If you want to create a great content strategy that actually cuts through the noise in 2021, you need to think outside the box. In the content game, it can be easy to get caught up in a particular routine or strategy and produce so much “content” that it becomes just a task with no purpose.
Creating content that really stands out in such a crowded landscape is no small feat and, at least for now, requires a lot of effort and time. For now, we humans are still ahead because we’re able to connect disparate ideas together in ways that even the most sophisticated AI can’t imagine. That said, GPT3 is just around the corner, and with the right priming and guidance, AI-powered text generators will enable a company or individual to create a full blog following a strategy like the one outlined in this guide in months instead of years.
We’re excited to see how GPT3 and other AI-enabled products will start to reduce the effort involved in content creation in the next few years.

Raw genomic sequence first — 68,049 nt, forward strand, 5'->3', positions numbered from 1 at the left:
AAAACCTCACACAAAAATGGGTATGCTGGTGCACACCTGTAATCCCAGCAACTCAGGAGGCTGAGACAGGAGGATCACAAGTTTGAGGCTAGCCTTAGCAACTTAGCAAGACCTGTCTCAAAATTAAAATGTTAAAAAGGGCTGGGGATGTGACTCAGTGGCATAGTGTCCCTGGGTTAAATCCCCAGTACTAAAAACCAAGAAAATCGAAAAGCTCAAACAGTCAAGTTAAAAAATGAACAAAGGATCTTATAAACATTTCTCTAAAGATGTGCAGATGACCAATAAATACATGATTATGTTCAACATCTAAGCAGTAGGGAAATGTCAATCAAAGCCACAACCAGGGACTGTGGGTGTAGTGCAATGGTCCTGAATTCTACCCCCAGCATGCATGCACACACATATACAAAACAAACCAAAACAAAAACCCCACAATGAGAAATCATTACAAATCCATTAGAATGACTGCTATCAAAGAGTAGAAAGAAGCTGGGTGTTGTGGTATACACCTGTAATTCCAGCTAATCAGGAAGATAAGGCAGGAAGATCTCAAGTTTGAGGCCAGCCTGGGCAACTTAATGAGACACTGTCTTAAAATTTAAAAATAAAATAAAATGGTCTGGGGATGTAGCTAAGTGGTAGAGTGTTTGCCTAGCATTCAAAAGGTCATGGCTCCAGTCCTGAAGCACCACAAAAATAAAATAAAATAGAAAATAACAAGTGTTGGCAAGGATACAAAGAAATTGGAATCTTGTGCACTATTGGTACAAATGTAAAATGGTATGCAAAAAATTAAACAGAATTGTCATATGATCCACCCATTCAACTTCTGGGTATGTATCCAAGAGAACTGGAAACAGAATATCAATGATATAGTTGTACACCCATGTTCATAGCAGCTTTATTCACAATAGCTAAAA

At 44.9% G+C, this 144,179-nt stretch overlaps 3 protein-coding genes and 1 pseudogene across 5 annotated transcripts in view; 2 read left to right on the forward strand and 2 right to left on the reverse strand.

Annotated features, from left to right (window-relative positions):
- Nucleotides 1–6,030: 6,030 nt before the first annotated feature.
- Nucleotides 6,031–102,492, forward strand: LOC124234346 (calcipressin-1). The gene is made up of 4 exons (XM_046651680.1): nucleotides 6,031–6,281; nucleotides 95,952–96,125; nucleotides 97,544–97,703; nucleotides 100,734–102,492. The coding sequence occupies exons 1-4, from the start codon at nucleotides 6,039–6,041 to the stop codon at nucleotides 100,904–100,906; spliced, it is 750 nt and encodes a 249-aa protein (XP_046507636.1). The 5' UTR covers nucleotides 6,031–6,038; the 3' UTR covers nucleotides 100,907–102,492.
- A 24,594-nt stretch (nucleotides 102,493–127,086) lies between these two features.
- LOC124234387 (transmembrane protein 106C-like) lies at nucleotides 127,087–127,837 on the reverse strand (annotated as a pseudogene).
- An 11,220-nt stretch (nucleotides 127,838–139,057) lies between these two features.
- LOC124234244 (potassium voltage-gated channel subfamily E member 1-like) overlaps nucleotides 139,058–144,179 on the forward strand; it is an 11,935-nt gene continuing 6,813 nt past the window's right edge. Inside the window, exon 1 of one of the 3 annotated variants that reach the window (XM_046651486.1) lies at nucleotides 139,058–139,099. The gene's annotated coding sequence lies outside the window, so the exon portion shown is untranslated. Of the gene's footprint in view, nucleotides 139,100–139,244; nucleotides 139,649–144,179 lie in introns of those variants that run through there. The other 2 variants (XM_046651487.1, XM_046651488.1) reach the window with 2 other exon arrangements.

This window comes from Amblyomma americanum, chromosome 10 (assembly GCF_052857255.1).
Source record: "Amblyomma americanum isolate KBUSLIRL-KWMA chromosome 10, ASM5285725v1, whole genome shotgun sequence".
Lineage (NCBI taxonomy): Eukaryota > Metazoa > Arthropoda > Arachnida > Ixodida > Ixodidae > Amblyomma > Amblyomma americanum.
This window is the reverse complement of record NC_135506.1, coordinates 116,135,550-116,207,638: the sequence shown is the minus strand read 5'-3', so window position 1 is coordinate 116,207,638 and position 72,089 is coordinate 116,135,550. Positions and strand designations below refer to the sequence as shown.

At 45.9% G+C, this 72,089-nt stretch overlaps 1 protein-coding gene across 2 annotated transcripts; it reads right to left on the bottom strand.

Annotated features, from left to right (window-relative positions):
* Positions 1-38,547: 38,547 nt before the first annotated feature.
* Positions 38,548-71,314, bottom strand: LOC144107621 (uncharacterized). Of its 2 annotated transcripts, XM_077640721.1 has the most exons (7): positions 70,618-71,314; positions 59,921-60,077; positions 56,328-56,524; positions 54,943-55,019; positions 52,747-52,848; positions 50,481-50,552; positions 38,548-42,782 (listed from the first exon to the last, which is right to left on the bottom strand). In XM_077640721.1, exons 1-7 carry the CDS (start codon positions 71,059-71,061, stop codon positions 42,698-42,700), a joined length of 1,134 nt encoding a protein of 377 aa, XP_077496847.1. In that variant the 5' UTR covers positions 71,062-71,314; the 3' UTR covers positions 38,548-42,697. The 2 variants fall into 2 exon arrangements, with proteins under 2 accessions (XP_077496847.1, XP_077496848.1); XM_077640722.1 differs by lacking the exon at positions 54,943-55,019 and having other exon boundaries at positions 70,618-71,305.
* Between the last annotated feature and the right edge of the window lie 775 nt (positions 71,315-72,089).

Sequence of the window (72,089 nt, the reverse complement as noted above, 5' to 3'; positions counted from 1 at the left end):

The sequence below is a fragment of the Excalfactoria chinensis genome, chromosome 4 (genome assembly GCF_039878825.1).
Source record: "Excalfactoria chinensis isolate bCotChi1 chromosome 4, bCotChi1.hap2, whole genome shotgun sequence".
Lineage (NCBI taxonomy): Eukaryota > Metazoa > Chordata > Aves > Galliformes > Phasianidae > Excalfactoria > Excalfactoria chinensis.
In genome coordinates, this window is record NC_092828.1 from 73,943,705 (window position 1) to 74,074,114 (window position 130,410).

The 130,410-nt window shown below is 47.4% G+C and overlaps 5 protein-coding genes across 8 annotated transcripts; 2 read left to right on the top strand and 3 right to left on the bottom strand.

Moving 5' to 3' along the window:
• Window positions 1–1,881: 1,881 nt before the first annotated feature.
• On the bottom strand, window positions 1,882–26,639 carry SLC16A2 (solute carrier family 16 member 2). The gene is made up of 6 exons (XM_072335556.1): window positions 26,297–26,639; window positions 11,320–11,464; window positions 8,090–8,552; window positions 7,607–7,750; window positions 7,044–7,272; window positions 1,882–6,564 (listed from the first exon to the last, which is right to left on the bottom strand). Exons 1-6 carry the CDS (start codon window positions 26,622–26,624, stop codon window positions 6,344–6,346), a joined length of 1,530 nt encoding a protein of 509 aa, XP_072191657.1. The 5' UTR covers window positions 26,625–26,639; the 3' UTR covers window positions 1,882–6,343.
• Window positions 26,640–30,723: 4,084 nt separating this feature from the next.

Content is hard.
In many categories, oversaturation makes it difficult to ever break through to the first page of Google, let alone to really stand out and make an impression. Regardless if you’re starting from scratch or working to expand content at a semi-established company, the continual process of producing content takes time, energy, and a lot of effort if you want to do it right.
Content marketing is a marathon, not a sprint.
We’d be remiss to talk about the difficulties of content without also mentioning SEO, a crucial element in the content puzzle. We only briefly dive into SEO in this guide because it’s already long enough, but we highly recommend this guide as a deep dive and refresher for anyone unsure about the intricacies of search engine optimization. Content marketing strategy is inextricably linked to SEO and one without the other is a recipe for failure.